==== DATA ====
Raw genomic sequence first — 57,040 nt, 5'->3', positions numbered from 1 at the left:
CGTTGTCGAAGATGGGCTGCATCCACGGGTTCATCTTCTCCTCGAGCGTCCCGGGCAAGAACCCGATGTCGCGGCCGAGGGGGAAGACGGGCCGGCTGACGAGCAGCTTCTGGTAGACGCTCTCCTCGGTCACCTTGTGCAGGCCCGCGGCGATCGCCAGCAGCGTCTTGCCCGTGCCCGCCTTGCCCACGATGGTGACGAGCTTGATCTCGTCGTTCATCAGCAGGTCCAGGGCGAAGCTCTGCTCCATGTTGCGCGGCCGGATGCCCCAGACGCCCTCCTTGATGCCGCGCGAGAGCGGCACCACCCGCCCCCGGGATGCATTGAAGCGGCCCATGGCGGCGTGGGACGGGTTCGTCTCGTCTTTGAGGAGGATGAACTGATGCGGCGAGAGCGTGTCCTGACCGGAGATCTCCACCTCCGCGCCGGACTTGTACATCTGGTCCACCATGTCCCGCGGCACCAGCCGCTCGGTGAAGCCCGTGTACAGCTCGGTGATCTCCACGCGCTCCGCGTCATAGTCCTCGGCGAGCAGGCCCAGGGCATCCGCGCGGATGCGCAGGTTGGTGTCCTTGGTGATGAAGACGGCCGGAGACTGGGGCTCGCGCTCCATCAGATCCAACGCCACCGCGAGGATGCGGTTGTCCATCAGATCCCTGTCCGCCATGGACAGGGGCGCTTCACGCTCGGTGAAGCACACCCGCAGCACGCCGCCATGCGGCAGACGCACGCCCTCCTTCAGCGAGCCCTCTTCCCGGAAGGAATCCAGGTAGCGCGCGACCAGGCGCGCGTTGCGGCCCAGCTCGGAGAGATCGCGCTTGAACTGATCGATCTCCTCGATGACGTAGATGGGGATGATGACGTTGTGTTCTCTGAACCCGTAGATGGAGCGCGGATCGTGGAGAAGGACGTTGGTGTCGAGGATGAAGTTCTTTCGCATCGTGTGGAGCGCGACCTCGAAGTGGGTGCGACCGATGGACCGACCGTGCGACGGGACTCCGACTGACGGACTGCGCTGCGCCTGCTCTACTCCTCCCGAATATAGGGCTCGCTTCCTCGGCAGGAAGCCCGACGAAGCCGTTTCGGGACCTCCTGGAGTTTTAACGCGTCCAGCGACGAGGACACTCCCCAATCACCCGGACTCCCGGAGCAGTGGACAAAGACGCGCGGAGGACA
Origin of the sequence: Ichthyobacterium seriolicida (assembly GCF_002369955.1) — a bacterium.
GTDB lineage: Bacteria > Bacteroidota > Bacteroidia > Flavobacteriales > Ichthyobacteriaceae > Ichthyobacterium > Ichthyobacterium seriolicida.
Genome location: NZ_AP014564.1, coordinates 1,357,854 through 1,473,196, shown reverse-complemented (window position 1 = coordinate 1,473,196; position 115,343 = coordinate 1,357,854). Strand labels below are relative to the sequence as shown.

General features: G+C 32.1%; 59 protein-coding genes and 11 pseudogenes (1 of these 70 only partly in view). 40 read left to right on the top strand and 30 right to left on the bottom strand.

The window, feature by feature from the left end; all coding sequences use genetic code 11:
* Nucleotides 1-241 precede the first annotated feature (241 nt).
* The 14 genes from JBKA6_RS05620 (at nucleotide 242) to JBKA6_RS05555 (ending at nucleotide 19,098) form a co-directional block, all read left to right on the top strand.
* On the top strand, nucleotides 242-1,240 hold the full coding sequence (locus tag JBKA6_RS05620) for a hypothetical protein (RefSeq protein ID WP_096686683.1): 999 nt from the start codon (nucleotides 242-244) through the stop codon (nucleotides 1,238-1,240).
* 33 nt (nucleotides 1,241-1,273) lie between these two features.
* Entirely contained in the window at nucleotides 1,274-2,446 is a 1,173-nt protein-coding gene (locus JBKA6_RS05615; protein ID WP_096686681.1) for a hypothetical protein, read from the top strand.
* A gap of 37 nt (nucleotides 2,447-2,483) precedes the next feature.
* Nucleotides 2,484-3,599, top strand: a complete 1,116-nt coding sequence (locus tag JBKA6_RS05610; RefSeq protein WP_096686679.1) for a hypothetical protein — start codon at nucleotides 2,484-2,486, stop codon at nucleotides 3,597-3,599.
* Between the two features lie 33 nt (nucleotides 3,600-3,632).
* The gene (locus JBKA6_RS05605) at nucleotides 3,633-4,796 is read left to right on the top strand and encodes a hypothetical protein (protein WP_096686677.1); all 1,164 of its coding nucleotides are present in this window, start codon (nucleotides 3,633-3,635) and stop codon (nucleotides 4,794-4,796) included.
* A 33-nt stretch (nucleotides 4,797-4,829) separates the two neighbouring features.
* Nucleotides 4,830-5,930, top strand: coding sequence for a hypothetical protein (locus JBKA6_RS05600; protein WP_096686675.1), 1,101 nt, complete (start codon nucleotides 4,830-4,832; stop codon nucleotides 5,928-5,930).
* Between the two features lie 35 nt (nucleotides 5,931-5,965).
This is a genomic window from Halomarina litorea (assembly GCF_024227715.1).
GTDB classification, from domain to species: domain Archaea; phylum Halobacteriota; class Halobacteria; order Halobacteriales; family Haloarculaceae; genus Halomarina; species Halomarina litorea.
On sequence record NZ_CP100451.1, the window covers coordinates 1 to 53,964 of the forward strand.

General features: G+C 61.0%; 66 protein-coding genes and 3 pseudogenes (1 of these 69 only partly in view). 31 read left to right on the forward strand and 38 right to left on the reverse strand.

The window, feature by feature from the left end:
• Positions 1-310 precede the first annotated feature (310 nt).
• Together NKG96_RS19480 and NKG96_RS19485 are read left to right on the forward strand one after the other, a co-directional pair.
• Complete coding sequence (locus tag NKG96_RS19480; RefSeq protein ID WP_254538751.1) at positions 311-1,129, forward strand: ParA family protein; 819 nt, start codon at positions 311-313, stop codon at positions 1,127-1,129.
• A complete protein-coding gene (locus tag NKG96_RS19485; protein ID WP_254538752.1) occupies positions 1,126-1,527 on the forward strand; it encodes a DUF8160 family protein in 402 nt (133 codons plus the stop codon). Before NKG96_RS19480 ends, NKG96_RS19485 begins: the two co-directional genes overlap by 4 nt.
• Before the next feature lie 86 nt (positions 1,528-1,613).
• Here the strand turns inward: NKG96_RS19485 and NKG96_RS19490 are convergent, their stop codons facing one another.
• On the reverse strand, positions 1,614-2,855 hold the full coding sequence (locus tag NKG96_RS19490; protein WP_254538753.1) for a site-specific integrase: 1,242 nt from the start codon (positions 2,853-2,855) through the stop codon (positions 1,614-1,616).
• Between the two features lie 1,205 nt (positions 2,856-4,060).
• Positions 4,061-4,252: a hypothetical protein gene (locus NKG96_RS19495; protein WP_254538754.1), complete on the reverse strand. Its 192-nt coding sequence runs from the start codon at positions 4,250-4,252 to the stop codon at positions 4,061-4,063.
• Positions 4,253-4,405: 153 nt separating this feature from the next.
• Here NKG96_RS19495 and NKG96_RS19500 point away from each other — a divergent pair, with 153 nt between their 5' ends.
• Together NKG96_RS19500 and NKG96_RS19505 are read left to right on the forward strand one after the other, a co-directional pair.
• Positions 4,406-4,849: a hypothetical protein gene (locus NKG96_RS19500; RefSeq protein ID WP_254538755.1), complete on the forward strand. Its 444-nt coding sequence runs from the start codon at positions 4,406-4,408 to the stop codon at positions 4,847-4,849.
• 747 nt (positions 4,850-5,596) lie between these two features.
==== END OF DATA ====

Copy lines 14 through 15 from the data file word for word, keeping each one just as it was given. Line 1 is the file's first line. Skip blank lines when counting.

* Nucleotides 2,484-3,599, top strand: a complete 1,116-nt coding sequence (locus tag JBKA6_RS05610; RefSeq protein WP_096686679.1) for a hypothetical protein — start codon at nucleotides 2,484-2,486, stop codon at nucleotides 3,597-3,599.
* Between the two features lie 33 nt (nucleotides 3,600-3,632).